Surgical Treatment

In all patients with persistent epilepsy unrelieved by AED treatment, it is appropriate to consider surgical intervention. The aim of epilepsy surgery is the removal of the epileptogenic brain tissue in order to achieve seizure control without causing additional iatrogenic deficits. Only in rare cases, such as those with diffuse pathology and catastrophic seizures, are palliative surgical procedures performed. Approximately one-third of patients with refractory epilepsy are suitable for epilepsy surgery. The prerequisites of surgery are frequent epileptic seizures and a minimum of 3-5 years of unsuccessful AED treatment including at least two first-line AEDs in monotherapy and combination. This is a minimal condition that only applies to patients who are ideal candidates for epilepsy surgery. These are patients with unilateral mesial temporal lobe epilepsy and hippocampal sclerosis, extratemporal epilepsies with localized structural lesions, and some types of catastrophic epilepsies in childhood. The poorer the individual prognosis of surgery, the longer the requested presurgical attempts to achieve seizure control with AEDs and complimentary nonsurgical treatments.

1. Presurgical Assessment

Treatment centers that engage in routine surgical management of epilepsy generally have a standardized assessment process for patients being considered for such treatment. Although the program may vary between centers, the general procedure is similar. A first hypothesis with respect to the suspected epilepto-genic region is based on clinical history, neurological examination, and interictal EEG. These procedures focus particularly on searching for etiological factors, evidence of localizing signs and symptoms, and a witnessed description of the seizures. In addition, psychosocial information must be gathered relating to education, employment, social support, and past and present mental state findings. In a second step of presurgical assessment, all patients undergo more specific investigations. In general, these include several days of continuous video telemetry using surface electrodes. The aim of telemetry is to obtain multiple ictal recordings, which give more valuable localizing information than interictal records. Often, patients will reduce their AED prior to telemetry in order to facilitate the occurrence of seizures. Recent advances in structural and functional neuroimaging have made invasive EEG recording less necessary. MRI using optimized techniques has increased the sensitivity for the detection of subtle structural lesions not seen on CCT and standard MRI and is now used routinely. Functional imaging techniques using SPECT and PET are used to further delineate the epileptogenic region. If results from all investigations are concordant, patients will have surgery. If results are discordant, invasive EEG recordings using subdural grid electrodes or intracerebral depth electrodes may be applied in order to identify the critical epileptogenic region.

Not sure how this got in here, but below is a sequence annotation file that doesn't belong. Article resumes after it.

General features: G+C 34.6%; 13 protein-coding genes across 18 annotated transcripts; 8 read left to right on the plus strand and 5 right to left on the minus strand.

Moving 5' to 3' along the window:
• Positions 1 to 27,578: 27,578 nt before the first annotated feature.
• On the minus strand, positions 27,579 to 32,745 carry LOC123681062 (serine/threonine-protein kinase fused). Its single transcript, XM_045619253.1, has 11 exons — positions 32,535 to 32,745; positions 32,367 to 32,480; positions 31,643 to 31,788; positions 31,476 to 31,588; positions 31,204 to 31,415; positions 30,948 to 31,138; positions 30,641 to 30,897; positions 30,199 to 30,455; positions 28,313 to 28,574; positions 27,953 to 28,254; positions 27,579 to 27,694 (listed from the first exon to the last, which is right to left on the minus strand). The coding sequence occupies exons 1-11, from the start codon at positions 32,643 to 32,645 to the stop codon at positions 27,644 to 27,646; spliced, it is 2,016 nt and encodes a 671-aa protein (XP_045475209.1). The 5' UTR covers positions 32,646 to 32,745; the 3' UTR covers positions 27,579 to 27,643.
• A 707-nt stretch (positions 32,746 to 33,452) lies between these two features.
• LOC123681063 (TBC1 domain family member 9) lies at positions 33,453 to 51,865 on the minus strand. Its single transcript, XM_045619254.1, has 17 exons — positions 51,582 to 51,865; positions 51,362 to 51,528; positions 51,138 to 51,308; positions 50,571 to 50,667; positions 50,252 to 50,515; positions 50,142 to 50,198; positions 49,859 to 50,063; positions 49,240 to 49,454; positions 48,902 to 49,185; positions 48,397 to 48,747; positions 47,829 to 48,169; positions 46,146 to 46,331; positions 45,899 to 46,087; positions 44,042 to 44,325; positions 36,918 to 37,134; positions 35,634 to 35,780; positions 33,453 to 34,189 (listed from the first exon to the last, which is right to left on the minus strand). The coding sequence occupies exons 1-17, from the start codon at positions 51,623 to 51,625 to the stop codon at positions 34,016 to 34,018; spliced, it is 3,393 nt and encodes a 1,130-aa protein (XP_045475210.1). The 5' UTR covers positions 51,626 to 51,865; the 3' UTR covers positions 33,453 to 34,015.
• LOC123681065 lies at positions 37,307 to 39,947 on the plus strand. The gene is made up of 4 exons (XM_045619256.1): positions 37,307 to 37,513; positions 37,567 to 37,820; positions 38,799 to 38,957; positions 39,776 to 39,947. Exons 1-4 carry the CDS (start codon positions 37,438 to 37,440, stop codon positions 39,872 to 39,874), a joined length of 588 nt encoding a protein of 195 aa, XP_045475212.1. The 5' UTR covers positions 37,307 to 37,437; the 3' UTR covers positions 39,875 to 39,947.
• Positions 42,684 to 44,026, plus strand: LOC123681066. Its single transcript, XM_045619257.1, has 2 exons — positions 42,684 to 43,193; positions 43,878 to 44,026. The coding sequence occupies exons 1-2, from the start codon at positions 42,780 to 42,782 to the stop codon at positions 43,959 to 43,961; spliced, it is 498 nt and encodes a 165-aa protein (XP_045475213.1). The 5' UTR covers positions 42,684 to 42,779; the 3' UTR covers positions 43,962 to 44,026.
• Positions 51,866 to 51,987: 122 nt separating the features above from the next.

All patients being considered for epilepsy surgery should have a neuropsychological assessment. This is important both to detect focal brain dysfunction and to predict the results of surgery, especially temporal lobe surgery. The intelligence quotient may be measured using the Wechsler Adult Intelligence Scale. In some centers a score of less than 75 has been taken as evidence of diffuse neurological disorder and, hence, as a relative contraindication to surgery. It is important before proceeding to surgery to investigate the hemispheric localization of language and memory. This is generally performed using the Wada test. Sodium amylobarbitone is injected into one internal carotid artery, and while that hemisphere is briefly suppressed language and memory tests are performed. The procedure is then repeated for the other hemisphere.

2. Surgical Procedures